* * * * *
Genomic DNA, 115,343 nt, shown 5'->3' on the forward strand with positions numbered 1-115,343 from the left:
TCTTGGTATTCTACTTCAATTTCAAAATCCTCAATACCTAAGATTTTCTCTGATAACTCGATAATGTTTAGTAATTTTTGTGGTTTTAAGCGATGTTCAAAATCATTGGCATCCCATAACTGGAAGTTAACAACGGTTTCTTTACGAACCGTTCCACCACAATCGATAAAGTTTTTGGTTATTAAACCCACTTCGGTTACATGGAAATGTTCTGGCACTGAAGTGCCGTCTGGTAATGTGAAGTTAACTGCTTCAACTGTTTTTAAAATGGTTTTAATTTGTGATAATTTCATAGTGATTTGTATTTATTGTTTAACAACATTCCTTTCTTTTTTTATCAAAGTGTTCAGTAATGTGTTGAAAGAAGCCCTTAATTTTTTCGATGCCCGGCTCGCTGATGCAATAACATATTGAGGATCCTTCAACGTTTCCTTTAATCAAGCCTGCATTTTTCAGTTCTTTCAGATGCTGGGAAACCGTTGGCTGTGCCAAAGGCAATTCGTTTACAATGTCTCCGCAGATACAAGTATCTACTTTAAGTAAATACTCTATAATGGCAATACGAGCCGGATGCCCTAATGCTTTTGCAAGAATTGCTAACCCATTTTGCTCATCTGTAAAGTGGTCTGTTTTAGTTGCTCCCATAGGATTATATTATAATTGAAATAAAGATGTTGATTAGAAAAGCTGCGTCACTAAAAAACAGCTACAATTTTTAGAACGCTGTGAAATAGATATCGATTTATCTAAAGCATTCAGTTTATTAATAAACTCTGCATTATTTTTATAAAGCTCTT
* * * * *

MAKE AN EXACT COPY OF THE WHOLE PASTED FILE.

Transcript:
Genomic DNA, 115,343 nt, shown 5'->3' on the forward strand with positions numbered 1-115,343 from the left:
TCTTGGTATTCTACTTCAATTTCAAAATCCTCAATACCTAAGATTTTCTCTGATAACTCGATAATGTTTAGTAATTTTTGTGGTTTTAAGCGATGTTCAAAATCATTGGCATCCCATAACTGGAAGTTAACAACGGTTTCTTTACGAACCGTTCCACCACAATCGATAAAGTTTTTGGTTATTAAACCCACTTCGGTTACATGGAAATGTTCTGGCACTGAAGTGCCGTCTGGTAATGTGAAGTTAACTGCTTCAACTGTTTTTAAAATGGTTTTAATTTGTGATAATTTCATAGTGATTTGTATTTATTGTTTAACAACATTCCTTTCTTTTTTTATCAAAGTGTTCAGTAATGTGTTGAAAGAAGCCCTTAATTTTTTCGATGCCCGGCTCGCTGATGCAATAACATATTGAGGATCCTTCAACGTTTCCTTTAATCAAGCCTGCATTTTTCAGTTCTTTCAGATGCTGGGAAACCGTTGGCTGTGCCAAAGGCAATTCGTTTACAATGTCTCCGCAGATACAAGTATCTACTTTAAGTAAATACTCTATAATGGCAATACGAGCCGGATGCCCTAATGCTTTTGCAAGAATTGCTAACCCATTTTGCTCATCTGTAAAGTGGTCTGTTTTAGTTGCTCCCATAGGATTATATTATAATTGAAATAAAGATGTTGATTAGAAAAGCTGCGTCACTAAAAAACAGCTACAATTTTTAGAACGCTGTGAAATAGATATCGATTTATCTAAAGCATTCAGTTTATTAATAAACTCTGCATTATTTTTATAAAGCTCTT